Who I am I to take this process away from either of us? It has its own charm. First I get the stress and the fear of “Will I ever find these keys? What kind of jackass loses their keys six times a week? What kind of stupid jackass loses their keys six times a week and fails to make copies?”. I’m irritated, I’m disgusted with myself, but you have no idea how alive draining the sandbox through a spaghetti colander makes you feel.

And then I find the keys, and the day gets shiny and loaded with potential. It is the closest thing I have to a roller-coaster ride every day and, unlike a real roller-coaster, there is no danger of soft-tissue damage to my neck. I eat more Rolaids than someone my age usually does but, luckily, I rarely lose those.

Thursday, March 24, 2005

The Egg(s) and I

It must be one of those traditional, family-oriented holidays; I just lost it with my kid.

In my defense, what kind of sick mind puts Easter in MARCH? March is St. Patrick’s Day, April is Easter, and May is Mother’s Day and me eating an undercooked omelet at an upscale brunch. It’s just wrong to be making sure Daughter is wearing green on March 17th, only to have some other (prepared) mother sing out “And Easter is less than two weeks away”. I took this news as one would take the news that the biopsy came back iffy--“No! It can’t be”. But it was.

For my own twisted pleasure, I looked up how the Easter Sunday is decided. In case you don’t know, it is “the first Sunday after the full moon that occurs next after the vernal equinox”. And that isn’t some astronomical Full Moon, you understand, but an ecclesiastical moon, which is determined from tables that are unavailable to laypeople (They might be in the Vatican Times, next to the Daily Jumble). I guess the moral of the story is I should just be happy that it didn’t land in February. I took my usual tack with an unpleasant situation: I pretended that Easter was a show on premium cable. As a basic cable-type person, it didn’t apply to me.

But you can only ignore the Pinnacle of Peeps at the grocery store for so long, not to mention the steady inflow of Easter-related artwork coming in from the school. This is the time of year that I pity the observant Jew, not to mention Buddhists, Muslims, and the odd Atheist; the Christians took what was a fairly adult, somber event (There was this guy, or maybe a God/Guy. He said a bunch of things that were really worth considering. For this, he had a terribly bad Friday. But the weekend got better), and turned it into “Hooray! Jesus sometimes resembles a chocolate rabbit with a marshmallow filling! Eat him!” It’s hard to compete with that.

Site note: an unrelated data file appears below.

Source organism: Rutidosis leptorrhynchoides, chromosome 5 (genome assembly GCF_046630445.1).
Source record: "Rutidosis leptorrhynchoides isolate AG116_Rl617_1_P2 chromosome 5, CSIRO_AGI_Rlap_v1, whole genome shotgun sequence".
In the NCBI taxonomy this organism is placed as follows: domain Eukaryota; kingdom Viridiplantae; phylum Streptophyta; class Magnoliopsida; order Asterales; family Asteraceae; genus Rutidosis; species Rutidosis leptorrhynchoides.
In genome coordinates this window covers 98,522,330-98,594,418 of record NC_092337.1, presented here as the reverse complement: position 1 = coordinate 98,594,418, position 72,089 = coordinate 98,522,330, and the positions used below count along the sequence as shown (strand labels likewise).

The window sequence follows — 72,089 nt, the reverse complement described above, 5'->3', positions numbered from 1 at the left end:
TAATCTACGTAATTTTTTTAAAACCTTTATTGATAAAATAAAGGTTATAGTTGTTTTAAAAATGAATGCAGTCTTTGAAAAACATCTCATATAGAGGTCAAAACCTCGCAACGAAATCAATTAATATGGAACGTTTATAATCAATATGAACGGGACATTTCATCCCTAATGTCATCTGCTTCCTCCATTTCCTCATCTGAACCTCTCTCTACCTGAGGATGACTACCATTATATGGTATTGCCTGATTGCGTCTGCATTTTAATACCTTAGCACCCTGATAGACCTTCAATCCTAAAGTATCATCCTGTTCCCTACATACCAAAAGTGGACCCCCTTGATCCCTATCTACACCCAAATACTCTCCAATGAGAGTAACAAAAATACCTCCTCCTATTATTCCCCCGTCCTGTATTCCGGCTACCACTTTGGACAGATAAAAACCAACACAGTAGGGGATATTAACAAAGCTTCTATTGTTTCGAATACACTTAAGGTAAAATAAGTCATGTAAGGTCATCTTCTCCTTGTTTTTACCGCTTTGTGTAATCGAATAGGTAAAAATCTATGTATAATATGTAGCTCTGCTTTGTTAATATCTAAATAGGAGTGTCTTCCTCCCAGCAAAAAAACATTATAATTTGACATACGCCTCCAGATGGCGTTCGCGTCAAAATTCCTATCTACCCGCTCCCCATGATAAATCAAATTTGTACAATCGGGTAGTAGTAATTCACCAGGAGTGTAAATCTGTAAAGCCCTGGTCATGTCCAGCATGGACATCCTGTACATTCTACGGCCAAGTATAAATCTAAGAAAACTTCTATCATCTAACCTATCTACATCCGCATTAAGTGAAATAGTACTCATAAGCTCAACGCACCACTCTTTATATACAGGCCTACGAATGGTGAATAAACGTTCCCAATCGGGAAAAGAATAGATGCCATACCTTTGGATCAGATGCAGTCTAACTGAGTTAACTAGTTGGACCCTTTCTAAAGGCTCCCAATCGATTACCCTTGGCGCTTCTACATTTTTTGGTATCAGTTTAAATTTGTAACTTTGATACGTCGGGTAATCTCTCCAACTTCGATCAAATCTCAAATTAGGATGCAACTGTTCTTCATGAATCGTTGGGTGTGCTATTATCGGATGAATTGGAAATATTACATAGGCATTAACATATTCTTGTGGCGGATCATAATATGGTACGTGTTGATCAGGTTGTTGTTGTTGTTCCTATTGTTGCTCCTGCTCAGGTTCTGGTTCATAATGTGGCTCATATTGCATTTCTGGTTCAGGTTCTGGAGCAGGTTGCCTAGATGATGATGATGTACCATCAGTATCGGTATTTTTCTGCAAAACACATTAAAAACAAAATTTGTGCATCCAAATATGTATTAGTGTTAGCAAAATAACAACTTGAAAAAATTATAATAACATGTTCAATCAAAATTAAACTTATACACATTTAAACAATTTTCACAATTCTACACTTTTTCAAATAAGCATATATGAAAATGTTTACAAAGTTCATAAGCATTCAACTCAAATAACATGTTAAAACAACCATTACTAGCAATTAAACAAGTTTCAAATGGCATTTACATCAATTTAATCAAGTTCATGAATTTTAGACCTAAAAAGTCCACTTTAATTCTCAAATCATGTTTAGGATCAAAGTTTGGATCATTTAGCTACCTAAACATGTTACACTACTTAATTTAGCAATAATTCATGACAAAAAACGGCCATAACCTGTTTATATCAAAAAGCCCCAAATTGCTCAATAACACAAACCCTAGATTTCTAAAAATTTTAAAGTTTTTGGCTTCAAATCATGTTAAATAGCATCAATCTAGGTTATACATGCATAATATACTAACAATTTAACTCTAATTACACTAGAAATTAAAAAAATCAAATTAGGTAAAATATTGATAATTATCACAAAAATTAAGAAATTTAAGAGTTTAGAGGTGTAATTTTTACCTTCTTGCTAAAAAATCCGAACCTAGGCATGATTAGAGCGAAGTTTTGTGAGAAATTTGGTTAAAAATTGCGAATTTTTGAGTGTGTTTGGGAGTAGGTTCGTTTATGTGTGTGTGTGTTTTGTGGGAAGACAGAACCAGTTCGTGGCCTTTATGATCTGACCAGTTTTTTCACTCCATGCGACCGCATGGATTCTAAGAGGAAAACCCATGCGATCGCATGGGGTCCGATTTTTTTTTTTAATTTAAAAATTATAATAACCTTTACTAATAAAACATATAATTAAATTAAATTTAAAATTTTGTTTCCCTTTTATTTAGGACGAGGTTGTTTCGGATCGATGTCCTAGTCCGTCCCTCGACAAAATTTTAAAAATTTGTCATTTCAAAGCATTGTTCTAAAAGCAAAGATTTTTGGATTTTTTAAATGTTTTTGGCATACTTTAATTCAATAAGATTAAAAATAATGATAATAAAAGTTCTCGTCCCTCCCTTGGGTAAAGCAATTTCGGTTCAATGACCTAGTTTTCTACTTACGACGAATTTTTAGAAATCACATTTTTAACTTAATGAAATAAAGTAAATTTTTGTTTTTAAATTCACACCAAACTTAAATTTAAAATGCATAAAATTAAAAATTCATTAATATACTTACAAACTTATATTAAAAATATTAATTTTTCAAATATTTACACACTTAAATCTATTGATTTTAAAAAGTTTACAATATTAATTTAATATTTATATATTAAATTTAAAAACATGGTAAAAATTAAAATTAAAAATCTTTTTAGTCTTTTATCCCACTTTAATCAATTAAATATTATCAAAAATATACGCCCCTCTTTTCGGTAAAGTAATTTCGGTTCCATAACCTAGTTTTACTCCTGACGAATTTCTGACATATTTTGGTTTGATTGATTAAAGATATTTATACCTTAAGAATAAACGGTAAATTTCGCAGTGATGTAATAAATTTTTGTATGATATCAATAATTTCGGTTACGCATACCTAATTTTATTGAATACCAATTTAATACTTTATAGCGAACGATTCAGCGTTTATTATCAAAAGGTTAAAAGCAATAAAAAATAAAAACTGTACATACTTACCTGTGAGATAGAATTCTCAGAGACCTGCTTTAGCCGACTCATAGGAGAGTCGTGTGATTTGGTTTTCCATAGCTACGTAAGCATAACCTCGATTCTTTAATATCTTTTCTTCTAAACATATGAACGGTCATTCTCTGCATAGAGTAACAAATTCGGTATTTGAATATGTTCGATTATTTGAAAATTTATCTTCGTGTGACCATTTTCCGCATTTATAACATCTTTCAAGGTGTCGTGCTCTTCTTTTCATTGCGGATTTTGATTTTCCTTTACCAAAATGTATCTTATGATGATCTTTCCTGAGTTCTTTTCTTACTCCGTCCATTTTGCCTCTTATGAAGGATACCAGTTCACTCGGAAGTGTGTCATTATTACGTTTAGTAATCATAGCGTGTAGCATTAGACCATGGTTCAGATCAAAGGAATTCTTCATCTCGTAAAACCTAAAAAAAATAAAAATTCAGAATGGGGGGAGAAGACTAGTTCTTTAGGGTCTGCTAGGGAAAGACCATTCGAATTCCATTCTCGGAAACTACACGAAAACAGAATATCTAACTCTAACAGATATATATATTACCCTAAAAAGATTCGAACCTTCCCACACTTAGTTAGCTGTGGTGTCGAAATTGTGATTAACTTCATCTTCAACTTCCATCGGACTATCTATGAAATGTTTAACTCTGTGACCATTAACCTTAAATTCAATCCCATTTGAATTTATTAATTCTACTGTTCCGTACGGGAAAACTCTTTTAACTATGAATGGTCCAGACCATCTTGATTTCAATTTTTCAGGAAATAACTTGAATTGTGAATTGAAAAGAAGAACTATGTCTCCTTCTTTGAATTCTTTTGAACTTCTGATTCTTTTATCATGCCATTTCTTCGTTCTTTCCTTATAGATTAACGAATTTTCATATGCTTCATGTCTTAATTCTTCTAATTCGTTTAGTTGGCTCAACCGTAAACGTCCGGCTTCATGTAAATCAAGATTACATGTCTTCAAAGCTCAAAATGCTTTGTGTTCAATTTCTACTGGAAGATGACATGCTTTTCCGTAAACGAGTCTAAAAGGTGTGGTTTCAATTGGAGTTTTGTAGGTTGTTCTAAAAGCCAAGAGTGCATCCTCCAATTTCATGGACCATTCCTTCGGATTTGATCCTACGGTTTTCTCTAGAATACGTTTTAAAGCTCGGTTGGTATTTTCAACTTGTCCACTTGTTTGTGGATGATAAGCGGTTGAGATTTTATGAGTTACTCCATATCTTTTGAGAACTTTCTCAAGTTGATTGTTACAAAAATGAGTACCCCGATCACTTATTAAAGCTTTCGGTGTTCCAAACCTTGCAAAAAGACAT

But you really lose the Minimal Parenting Standard if you don’t get the eggs dyed in time. I could buy her a PAAS kit next week cheap, but everyone looks at you funny. I suppose we could pretend to be Greek, and celebrate the Greek Orthodox Easter on May 1st, but I’m not fond of lamb. So, I got the egg kit a couple of days ago. On the way home from swim class tonight, I simply could not remember whether we had more than three eggs in the house, so I dragged a chlorine-scented daughter to the grocery store to find a dozen unbroken eggs. Three days before Easter, this is harder than you might think. For the last week, people have been opening the egg containers, removing the cracked ones, placing them in other egg containers and grabbing unbroken eggs for their dozen. This means that what was left tonight was sort of like the Island of Lost Toys. It wasn’t a situation of “I need twelve unbroken eggs”, it was “Let the cracks be small, so that I can pretend it’s a cat hair on the egg. No, I don’t know why a cat hair would be on an egg in a grocery store. Shut up”.

I took my damaged little friends home. Since, due to scheduling, this is the last night that Consort and Daughter could do them together, I set the water to boil while opening the egg-dying package, while simultaneously removing swimsuit from Daughter and getting her into the tub. Daughter realized I was completely hectic and distracted, so she tried to outdo her personal best of 6,732 questions in under ten minutes:

“What makes the bubble bath bubble?”
“If an owl ate a raccoon, would it die?”
“What makes the tide?”
“How about if an owl ate a raccoon which had eaten a poisonous snake, would the owl die then?”

Somewhere during a storm of questions which were the follow-ups to “Why do dog farts smell worse than human farts, but not as bad as cat farts”, I finally broke down.